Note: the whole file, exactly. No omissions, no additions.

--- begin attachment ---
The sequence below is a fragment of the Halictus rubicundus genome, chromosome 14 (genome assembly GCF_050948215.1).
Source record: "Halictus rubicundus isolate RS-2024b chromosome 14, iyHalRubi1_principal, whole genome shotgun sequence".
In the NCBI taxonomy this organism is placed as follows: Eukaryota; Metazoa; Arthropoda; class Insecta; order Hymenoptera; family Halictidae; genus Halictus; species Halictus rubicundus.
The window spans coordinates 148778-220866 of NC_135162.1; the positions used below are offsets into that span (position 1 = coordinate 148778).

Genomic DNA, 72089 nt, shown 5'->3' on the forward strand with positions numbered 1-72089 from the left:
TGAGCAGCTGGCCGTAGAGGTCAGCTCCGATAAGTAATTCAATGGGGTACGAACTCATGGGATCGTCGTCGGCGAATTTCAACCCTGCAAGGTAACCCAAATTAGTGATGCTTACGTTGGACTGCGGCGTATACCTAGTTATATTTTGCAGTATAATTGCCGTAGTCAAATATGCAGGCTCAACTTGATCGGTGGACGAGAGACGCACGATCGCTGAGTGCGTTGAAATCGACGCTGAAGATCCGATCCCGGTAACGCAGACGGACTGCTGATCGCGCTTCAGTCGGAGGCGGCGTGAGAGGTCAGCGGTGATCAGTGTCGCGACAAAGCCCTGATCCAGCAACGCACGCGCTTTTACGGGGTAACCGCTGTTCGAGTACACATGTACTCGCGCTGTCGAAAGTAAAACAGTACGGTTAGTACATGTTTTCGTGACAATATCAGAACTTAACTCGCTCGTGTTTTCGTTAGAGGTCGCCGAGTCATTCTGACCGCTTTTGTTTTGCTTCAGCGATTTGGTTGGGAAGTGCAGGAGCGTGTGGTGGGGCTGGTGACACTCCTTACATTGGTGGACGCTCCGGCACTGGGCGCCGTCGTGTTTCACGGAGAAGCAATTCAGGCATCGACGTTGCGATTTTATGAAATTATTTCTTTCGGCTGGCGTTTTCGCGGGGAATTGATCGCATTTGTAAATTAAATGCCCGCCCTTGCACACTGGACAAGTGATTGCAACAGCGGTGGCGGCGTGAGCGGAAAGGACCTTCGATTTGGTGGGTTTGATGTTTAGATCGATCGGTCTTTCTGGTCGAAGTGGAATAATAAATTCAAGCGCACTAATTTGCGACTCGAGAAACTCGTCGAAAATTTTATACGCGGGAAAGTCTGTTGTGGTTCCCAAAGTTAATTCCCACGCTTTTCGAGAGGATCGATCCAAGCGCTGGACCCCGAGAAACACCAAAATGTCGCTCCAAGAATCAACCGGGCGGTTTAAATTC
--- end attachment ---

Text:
The sequence below is a fragment of the Halictus rubicundus genome, chromosome 14 (genome assembly GCF_050948215.1).
Source record: "Halictus rubicundus isolate RS-2024b chromosome 14, iyHalRubi1_principal, whole genome shotgun sequence".
In the NCBI taxonomy this organism is placed as follows: Eukaryota; Metazoa; Arthropoda; class Insecta; order Hymenoptera; family Halictidae; genus Halictus; species Halictus rubicundus.
The window spans coordinates 148778-220866 of NC_135162.1; the positions used below are offsets into that span (position 1 = coordinate 148778).

Genomic DNA, 72089 nt, shown 5'->3' on the forward strand with positions numbered 1-72089 from the left:
TGAGCAGCTGGCCGTAGAGGTCAGCTCCGATAAGTAATTCAATGGGGTACGAACTCATGGGATCGTCGTCGGCGAATTTCAACCCTGCAAGGTAACCCAAATTAGTGATGCTTACGTTGGACTGCGGCGTATACCTAGTTATATTTTGCAGTATAATTGCCGTAGTCAAATATGCAGGCTCAACTTGATCGGTGGACGAGAGACGCACGATCGCTGAGTGCGTTGAAATCGACGCTGAAGATCCGATCCCGGTAACGCAGACGGACTGCTGATCGCGCTTCAGTCGGAGGCGGCGTGAGAGGTCAGCGGTGATCAGTGTCGCGACAAAGCCCTGATCCAGCAACGCACGCGCTTTTACGGGGTAACCGCTGTTCGAGTACACATGTACTCGCGCTGTCGAAAGTAAAACAGTACGGTTAGTACATGTTTTCGTGACAATATCAGAACTTAACTCGCTCGTGTTTTCGTTAGAGGTCGCCGAGTCATTCTGACCGCTTTTGTTTTGCTTCAGCGATTTGGTTGGGAAGTGCAGGAGCGTGTGGTGGGGCTGGTGACACTCCTTACATTGGTGGACGCTCCGGCACTGGGCGCCGTCGTGTTTCACGGAGAAGCAATTCAGGCATCGACGTTGCGATTTTATGAAATTATTTCTTTCGGCTGGCGTTTTCGCGGGGAATTGATCGCATTTGTAAATTAAATGCCCGCCCTTGCACACTGGACAAGTGATTGCAACAGCGGTGGCGGCGTGAGCGGAAAGGACCTTCGATTTGGTGGGTTTGATGTTTAGATCGATCGGTCTTTCTGGTCGAAGTGGAATAATAAATTCAAGCGCACTAATTTGCGACTCGAGAAACTCGTCGAAAATTTTATACGCGGGAAAGTCTGTTGTGGTTCCCAAAGTTAATTCCCACGCTTTTCGAGAGGATCGATCCAAGCGCTGGACCCCGAGAAACACCAAAATGTCGCTCCAAGAATCAACCGGGCGGTTTAAATTC